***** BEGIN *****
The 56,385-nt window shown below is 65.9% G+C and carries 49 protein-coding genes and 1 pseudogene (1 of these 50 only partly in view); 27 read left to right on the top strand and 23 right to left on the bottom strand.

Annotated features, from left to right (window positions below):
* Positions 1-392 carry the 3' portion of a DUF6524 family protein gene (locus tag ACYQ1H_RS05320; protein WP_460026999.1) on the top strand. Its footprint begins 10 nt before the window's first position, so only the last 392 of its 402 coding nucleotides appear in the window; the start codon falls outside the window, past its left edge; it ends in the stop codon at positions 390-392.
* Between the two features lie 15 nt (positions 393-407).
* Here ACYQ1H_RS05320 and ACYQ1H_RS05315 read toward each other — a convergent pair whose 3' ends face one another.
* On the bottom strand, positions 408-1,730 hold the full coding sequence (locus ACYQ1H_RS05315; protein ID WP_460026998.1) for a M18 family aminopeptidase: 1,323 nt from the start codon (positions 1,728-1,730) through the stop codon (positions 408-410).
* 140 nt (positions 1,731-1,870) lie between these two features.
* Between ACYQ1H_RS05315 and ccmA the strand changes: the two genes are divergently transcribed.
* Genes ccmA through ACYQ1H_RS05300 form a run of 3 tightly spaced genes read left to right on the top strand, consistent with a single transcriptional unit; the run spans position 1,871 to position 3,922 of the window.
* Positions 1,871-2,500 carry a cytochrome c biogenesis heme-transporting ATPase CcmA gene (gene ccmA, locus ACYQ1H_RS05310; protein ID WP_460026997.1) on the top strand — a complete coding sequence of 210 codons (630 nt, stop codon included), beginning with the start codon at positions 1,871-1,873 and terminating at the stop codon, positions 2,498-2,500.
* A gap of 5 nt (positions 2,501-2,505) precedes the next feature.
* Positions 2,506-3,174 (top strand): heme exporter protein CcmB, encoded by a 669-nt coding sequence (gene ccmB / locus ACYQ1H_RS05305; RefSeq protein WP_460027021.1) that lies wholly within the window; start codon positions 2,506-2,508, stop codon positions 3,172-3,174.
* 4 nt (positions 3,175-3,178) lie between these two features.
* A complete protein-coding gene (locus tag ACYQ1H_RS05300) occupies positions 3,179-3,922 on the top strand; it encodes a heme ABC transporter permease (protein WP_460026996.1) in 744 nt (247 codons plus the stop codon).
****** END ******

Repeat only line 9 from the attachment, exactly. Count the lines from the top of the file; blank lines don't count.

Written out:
* Genes ccmA through ACYQ1H_RS05300 form a run of 3 tightly spaced genes read left to right on the top strand, consistent with a single transcriptional unit; the run spans position 1,871 to position 3,922 of the window.